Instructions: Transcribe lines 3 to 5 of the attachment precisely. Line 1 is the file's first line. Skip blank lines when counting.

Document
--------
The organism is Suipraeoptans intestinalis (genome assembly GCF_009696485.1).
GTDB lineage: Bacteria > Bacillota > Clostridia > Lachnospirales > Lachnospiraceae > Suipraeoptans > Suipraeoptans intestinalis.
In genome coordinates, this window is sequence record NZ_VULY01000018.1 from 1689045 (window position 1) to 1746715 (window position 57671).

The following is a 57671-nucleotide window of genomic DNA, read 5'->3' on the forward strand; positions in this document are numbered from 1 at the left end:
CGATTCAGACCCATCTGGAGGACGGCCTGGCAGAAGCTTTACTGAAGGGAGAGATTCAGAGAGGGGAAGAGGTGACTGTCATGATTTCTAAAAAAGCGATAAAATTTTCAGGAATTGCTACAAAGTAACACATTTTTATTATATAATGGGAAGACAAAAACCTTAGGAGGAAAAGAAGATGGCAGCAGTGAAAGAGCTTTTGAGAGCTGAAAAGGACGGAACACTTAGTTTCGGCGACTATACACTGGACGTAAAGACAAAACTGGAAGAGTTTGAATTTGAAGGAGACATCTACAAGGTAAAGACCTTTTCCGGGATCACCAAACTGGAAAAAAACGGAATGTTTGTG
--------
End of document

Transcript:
In genome coordinates, this window is sequence record NZ_VULY01000018.1 from 1689045 (window position 1) to 1746715 (window position 57671).

The following is a 57671-nucleotide window of genomic DNA, read 5'->3' on the forward strand; positions in this document are numbered from 1 at the left end:
CGATTCAGACCCATCTGGAGGACGGCCTGGCAGAAGCTTTACTGAAGGGAGAGATTCAGAGAGGGGAAGAGGTGACTGTCATGATTTCTAAAAAAGCGATAAAATTTTCAGGAATTGCTACAAAGTAACACATTTTTATTATATAATGGGAAGACAAAAACCTTAGGAGGAAAAGAAGATGGCAGCAGTGAAAGAGCTTTTGAGAGCTGAAAAGGACGGAACACTTAGTTTCGGCGACTATACACTGGACGTAAAGACAAAACTGGAAGAGTTTGAATTTGAAGGAGACATCTACAAGGTAAAGACCTTTTCCGGGATCACCAAACTGGAAAAAAACGGAATGTTTGTG